Trucking news: ACT data says August commercial vehicle orders hang tough

Data from ACT Research, a provider of data and analysis for trucks and other commercial vehicles, showed that commercial vehicle orders did fairly well in August in light of the increasing amount of economic turmoil in recent weeks.

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Data from ACT Research, a provider of data and analysis for trucks and other commercial vehicles, showed that commercial vehicle orders did fairly well in August in light of the increasing amount of economic turmoil in recent weeks.

LM reported last week that in ACT’s preliminary reading of the North American medium and heavy-duty vehicle markets, North American Class 8 order hit 21,200 units, which was ahead of the preliminary tally of 20,800 units.

August is up 13 percent improvement over July’s 18,700 orders and 71 percent improvement over July 2010’s 12,400 orders.

“The events that caused confidence to wane are still in play and are likely to haunt the economy in coming quarters” stated Kenny Vieth, president and senior analyst at ACT, in a statement. “However, there was not any perceptible impact on the front-end of the commercial vehicle demand continuum. Medium duty and heavy duty vehicle orders rose above expectations during the month and cancellations remained modest.”

ACT President and Senior Analyst Kenny Vieth told LM in a recent interview that ACT had some early concerns about how the August numbers would turn out due to political turmoil and faltering consumer confidence numbers, among other things.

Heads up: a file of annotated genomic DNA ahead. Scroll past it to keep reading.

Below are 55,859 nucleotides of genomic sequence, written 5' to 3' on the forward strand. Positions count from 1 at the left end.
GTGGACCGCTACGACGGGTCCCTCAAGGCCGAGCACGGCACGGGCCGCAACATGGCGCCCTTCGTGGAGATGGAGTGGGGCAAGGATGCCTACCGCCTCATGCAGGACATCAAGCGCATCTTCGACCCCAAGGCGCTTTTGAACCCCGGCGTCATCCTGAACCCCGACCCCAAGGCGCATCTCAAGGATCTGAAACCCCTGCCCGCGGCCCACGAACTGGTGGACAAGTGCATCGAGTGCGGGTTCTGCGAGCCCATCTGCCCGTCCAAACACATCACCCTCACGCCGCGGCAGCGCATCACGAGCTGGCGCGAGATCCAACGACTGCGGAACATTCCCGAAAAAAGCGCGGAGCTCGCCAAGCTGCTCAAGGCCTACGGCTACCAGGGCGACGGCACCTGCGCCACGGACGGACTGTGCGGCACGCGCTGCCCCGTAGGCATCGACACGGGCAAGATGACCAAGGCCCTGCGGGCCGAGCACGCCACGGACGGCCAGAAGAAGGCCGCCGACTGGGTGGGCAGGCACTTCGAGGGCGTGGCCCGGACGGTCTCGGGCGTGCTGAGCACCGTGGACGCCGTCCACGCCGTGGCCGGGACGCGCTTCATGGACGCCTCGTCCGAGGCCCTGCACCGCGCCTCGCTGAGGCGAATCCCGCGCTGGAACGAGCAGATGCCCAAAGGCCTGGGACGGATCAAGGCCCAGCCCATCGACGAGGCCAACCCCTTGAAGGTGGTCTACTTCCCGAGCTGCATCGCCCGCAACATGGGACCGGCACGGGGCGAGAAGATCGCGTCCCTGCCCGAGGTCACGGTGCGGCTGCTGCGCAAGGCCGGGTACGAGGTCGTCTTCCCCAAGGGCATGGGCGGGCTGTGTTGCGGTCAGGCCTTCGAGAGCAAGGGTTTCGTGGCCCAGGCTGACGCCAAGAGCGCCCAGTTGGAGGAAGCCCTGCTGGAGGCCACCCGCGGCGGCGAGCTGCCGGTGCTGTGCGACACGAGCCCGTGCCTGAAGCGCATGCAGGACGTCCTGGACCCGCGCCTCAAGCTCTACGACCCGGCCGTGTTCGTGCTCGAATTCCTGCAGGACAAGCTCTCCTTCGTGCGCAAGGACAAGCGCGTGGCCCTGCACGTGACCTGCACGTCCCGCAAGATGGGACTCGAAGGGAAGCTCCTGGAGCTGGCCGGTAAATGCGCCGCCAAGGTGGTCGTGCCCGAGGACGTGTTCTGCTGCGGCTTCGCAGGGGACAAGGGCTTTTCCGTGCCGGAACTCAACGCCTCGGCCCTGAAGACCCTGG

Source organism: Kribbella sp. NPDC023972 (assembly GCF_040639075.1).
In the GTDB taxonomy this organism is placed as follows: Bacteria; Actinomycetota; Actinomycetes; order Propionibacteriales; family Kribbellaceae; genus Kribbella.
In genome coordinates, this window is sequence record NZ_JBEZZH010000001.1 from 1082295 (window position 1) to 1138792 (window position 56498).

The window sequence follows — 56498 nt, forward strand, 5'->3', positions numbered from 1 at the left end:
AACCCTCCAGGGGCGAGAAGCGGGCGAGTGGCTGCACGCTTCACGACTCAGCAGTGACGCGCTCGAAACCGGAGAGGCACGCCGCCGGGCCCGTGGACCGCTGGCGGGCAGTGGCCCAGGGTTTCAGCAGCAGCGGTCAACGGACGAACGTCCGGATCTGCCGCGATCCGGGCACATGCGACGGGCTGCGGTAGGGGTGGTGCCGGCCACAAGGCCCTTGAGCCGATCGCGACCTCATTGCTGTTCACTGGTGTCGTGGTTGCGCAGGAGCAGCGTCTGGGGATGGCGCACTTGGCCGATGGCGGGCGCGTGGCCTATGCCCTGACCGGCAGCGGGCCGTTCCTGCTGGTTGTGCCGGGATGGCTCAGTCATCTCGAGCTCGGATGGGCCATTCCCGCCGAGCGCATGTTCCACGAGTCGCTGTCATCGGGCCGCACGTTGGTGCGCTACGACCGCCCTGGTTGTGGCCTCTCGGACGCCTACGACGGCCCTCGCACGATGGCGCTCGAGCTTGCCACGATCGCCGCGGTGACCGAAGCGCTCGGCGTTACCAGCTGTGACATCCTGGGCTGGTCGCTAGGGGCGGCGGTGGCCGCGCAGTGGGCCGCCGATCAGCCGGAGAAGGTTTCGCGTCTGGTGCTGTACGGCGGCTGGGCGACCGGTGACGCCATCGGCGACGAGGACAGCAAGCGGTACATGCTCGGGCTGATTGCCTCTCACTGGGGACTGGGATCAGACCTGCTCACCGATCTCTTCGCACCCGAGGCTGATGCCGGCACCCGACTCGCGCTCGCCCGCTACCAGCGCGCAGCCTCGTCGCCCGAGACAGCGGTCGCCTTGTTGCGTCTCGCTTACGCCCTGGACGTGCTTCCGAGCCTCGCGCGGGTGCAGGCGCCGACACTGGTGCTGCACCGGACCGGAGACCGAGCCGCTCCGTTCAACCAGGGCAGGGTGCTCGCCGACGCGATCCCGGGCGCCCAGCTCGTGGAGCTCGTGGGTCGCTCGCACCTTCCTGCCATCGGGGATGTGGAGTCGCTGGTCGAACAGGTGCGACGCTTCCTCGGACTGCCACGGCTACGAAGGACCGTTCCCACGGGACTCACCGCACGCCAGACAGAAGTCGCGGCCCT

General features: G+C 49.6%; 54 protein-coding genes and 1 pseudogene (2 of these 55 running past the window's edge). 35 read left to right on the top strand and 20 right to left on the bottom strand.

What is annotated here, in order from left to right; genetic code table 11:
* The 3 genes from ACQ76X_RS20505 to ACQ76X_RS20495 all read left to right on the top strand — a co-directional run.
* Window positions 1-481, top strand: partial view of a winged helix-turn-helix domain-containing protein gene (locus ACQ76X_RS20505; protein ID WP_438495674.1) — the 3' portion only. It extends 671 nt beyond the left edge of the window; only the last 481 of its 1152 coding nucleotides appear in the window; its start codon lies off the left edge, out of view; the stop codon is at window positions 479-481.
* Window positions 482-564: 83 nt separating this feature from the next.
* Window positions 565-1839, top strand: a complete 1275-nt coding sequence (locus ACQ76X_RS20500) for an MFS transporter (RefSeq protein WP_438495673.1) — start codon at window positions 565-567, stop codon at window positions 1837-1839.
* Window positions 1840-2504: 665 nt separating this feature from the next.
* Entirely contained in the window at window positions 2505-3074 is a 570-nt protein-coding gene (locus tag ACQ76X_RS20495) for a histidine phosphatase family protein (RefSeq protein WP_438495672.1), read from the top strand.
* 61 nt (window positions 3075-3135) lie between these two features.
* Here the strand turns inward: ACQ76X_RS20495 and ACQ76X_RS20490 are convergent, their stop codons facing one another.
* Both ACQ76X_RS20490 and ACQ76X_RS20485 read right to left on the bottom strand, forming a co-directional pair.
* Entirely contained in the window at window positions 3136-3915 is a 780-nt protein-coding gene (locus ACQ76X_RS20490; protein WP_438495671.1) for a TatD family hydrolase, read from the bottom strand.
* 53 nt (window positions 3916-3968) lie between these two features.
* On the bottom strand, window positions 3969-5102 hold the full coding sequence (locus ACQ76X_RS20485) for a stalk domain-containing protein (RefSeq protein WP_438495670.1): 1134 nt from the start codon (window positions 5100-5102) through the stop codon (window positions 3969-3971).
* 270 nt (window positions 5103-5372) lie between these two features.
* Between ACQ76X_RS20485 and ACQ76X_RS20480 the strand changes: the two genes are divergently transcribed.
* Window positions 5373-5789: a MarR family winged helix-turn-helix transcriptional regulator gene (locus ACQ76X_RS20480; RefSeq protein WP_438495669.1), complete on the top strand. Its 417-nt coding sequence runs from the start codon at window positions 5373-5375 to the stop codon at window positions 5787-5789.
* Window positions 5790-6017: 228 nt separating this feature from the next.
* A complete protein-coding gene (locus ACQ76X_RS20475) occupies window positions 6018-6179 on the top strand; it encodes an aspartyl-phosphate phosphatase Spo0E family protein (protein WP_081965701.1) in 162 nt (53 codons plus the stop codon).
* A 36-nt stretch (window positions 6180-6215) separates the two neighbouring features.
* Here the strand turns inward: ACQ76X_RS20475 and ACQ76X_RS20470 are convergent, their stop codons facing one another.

“We were a little bit leery as to how things would look,” said Vieth. “July and August represent the two weakest order months of the year. The fact that we approached 21,000 orders in August, given the backdrop of [negative] headlines made these numbers a pleasant surprise.”

The underlying fundamentals in the marketplace remain strong, said Vieth, explaining that there is more freight relative to trucks on the road. Pricing remains healthy, and that was reflected in the second quarter as carriers reported strong profit margins.

Another factor influencing higher orders is that used equipment prices are continuing to rise, said Vieth.

“There is enough freight out there and truckers are making money hauling that freight,” he said.  “Used asset evaluations are strong so it is facilitating a continued ability to replace older trucks with newer trucks.


About the Author

Jeff Berman, Group News Editor
Jeff Berman is Group News Editor for Logistics Management, Modern Materials Handling, and Supply Chain Management Review. Jeff works and lives in Cape Elizabeth, Maine, where he covers all aspects of the supply chain, logistics, freight transportation, and materials handling sectors on a daily basis. Contact Jeff Berman

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